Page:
Can anyone be hypnotized?

I hear people say they can’t be hypnotized, but in my ten years of practice, I have yet to meet anyone who really can’t. Sure, some people take to it more easily than others, but isn’t that true of any skill we learn how to do? We get better at things through practice.

Some practitioners use a “hypnotizability scale” to determine how easily hypnotized their clients are. I don’t, because it doesn’t really make any difference to me how easily my clients go into trance, or how deeply into trance they are able to go. The value of the hypnotic state can’t be measured by how deep the trance is.

Here’s a definition of hypnosis, just to make sure we’re starting on the same page: it’s a natural state of deep relaxation and intense focus, or concentration. (It’s really very simple, even though attempts to explain what’s happening in the brain can get pretty complicated.)

The first benefit of this hypnotic state is being able to experience such a deep relaxation. If we do nothing else during a hypnosis session, I guarantee that we will feel the benefit. How often do we normally allow ourselves to relax deeply? Or how often do we take the time for it? The time we spend distracting ourselves from the cares of our day doesn’t have the same effect, though it can be pleasant.

The benefits of the relaxation itself—the side effects of hypnosis—are powerful. They include measurable things like changes in blood pressure or blood sugar readings, as well as less quantifiable things like a positive mood boost or a sense of increased energy, or being able to get better sleep.

Those side effects are reason enough to give yourself some time in hypnosis every day. If you know anyone who could use a boost in this way, let them know I have a class in Self Hypnosis on April 13 at Whatcom Community College. Here’s a link to the registration page.

A prescription for yoga

I’m constantly looking for new ways to help people who want to make the transition from a sedentary to a more active life. I’ve finally realized that the simplest thing I can do in my classes, for example, is add a couple of stretches for every hour of class. Maybe feeling the difference a couple of stretches can make will inspire us all to do a little more.

I’m like a broken record when it comes to the benefits of walking, especially outdoors (green exercise, it’s called). Mostly I talk about it because I love it, and I feel the benefits—it’s the best stress relief I’ve ever found, and I think it does more to support my health than any other activity I do.

Here’s what Psychology Today has to say about green exercise:

Outdoor exercise makes people happier, less fatigued and angry, more tranquil and relaxed, and bestows a more lasting energy boost compared to indoor exercise. Even five minutes of green exercise (like walking across a park or campus) is likely to boost self-esteem and mood. Green exercise is experienced as more restorative and is more likely to increase a person’s frequency of exercise compared to indoor exercise, and all these effects are enhanced with both duration and intensity of outdoor exercise.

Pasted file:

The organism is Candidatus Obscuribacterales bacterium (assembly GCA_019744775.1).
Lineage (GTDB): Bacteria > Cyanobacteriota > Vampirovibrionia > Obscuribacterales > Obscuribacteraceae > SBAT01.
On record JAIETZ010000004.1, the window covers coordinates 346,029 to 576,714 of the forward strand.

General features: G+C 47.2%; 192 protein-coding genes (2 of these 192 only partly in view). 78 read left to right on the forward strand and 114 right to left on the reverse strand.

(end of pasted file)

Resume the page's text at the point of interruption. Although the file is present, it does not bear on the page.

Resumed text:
Improved self-esteem and mood in 5 minutes? Who doesn’t need more of this?

However, a 2010 study from Boston University Medical Center compared the effects of Iyengar yoga classes against the benefits of walking on 34 healthy people.  The results showed that compared with walking, “yoga appears to be accompanied by greater improvement in mood and decrease in anxiety and a boost in the brain chemical associated with these benefits.”

The brain chemical referred to is the neurotransmitter GABA, low levels of which are associated with depressed mood and anxiety. The participants in the yoga groups showed higher GABA levels as well as reporting better mood compared to the walkers in the control group, who walked for an hour three times per week. In spite of the higher level of exercise in the control group, the yoga groups showed more improvement in mood.

Now, a new study from Boston University Medical Center looks at the effects of Iyengar yoga classes and deep breathing practice on 30 people with major depression. The study put participants in two groups; one attended yoga classes two times per week and practiced at home, and the other attended three classes per week as well as practicing at home. After twelve weeks, there was no difference between the affects on the two groups: all the participants experienced a reduction in their depressive symptoms. Good news, indeed.

Whether or not depression is an issue, any enjoyable way to reduce anxiety and improve mood is very welcome. We need those in our self-care toolkit.

A link between sugar and dementia?